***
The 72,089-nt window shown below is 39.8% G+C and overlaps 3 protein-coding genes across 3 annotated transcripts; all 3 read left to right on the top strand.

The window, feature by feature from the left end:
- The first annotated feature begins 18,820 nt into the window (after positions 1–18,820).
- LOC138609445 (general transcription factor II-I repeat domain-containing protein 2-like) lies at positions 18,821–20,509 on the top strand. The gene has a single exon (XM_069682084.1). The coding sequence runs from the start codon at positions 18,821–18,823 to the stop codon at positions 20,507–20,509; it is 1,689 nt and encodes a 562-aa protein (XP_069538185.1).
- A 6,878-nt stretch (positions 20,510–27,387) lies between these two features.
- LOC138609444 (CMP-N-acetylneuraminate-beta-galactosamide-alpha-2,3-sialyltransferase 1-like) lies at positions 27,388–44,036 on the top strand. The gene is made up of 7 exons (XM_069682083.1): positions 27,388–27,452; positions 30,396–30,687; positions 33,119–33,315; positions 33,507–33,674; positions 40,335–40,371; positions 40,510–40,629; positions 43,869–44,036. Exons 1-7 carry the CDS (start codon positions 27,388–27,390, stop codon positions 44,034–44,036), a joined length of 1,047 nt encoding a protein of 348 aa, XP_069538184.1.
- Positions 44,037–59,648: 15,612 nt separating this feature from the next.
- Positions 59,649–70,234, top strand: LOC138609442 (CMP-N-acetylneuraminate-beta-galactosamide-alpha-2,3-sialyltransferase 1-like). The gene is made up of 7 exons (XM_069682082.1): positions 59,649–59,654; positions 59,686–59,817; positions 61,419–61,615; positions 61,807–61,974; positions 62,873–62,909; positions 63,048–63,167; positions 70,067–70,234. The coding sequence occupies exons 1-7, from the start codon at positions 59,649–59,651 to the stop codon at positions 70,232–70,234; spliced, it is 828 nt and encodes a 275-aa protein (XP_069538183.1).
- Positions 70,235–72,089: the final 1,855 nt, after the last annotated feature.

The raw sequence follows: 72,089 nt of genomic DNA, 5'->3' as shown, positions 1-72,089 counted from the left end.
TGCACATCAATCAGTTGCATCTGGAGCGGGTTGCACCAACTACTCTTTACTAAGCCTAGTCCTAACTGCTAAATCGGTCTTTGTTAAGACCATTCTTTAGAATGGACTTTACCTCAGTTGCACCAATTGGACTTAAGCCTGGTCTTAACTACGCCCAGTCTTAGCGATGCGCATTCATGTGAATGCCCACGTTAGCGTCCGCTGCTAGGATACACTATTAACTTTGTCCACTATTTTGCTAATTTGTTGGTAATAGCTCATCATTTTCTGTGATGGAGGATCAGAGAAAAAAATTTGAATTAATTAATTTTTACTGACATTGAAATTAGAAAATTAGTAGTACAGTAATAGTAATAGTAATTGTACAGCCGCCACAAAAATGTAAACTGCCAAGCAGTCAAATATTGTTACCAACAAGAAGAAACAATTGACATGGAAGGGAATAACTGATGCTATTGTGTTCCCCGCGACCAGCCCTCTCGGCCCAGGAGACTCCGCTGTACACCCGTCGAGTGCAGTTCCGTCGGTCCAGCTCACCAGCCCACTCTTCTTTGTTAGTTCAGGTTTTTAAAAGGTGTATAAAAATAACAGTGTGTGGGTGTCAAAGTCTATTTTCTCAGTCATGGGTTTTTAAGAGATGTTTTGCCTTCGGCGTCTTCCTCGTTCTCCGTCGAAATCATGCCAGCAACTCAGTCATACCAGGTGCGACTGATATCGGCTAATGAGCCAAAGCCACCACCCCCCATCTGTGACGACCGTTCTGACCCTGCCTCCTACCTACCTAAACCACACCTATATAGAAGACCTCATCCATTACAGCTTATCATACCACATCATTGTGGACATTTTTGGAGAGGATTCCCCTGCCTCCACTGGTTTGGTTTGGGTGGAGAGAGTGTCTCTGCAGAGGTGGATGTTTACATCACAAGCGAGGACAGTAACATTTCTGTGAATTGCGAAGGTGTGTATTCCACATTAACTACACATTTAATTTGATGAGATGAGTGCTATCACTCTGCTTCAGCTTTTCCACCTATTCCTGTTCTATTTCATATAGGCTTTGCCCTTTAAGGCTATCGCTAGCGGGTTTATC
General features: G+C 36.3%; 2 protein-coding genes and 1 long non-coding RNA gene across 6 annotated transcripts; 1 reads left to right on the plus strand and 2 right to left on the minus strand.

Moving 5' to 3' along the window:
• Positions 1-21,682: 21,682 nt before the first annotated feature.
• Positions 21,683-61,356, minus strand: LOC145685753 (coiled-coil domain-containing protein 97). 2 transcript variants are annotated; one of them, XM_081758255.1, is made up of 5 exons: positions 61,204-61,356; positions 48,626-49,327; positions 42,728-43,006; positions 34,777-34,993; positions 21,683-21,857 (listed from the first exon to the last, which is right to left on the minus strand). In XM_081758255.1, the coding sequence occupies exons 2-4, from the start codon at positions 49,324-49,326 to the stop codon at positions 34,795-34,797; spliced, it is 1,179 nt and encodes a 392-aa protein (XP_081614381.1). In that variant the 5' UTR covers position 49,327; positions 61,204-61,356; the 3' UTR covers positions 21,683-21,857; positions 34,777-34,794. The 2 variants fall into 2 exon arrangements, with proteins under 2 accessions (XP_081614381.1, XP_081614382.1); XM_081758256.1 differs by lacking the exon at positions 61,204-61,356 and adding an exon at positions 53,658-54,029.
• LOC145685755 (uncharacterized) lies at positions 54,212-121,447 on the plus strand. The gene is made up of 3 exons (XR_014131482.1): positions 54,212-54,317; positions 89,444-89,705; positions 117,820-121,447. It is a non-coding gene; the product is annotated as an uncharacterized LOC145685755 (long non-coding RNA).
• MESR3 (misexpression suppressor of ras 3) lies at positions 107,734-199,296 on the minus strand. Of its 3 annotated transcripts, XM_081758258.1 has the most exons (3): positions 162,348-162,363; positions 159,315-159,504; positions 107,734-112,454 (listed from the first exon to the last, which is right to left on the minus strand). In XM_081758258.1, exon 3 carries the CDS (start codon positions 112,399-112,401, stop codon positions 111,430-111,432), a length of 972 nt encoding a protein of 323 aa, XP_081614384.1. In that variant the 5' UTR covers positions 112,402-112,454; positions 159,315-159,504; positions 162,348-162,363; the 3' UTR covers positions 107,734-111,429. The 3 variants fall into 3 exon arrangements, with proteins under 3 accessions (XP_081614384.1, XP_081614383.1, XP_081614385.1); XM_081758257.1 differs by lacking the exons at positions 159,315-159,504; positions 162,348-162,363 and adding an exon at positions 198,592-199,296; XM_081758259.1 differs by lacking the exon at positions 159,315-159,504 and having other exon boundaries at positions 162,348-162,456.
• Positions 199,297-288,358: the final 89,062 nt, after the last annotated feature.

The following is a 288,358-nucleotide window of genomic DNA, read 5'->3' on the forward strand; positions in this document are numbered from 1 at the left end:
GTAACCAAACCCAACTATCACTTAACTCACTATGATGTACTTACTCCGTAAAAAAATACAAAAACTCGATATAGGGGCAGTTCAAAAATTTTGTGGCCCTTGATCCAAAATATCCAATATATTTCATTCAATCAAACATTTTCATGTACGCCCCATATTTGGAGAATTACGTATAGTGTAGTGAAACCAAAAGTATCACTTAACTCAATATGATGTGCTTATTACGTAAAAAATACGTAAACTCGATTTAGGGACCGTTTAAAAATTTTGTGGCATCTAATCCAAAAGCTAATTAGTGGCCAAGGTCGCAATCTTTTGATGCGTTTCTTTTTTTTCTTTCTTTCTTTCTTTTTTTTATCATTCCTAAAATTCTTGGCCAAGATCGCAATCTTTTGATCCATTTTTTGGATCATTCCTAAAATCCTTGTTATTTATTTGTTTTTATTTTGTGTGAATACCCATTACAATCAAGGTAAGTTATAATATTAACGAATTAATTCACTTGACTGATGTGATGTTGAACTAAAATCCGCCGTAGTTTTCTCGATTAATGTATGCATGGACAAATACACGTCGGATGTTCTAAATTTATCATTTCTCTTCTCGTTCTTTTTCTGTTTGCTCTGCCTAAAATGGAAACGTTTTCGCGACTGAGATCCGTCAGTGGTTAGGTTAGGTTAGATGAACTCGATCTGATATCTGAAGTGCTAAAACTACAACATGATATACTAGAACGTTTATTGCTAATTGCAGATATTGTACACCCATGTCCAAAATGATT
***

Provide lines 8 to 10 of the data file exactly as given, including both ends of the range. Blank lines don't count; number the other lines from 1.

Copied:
- Positions 59,649–70,234, top strand: LOC138609442 (CMP-N-acetylneuraminate-beta-galactosamide-alpha-2,3-sialyltransferase 1-like). The gene is made up of 7 exons (XM_069682082.1): positions 59,649–59,654; positions 59,686–59,817; positions 61,419–61,615; positions 61,807–61,974; positions 62,873–62,909; positions 63,048–63,167; positions 70,067–70,234. The coding sequence occupies exons 1-7, from the start codon at positions 59,649–59,651 to the stop codon at positions 70,232–70,234; spliced, it is 828 nt and encodes a 275-aa protein (XP_069538183.1).
- Positions 70,235–72,089: the final 1,855 nt, after the last annotated feature.

The raw sequence follows: 72,089 nt of genomic DNA, 5'->3' as shown, positions 1-72,089 counted from the left end.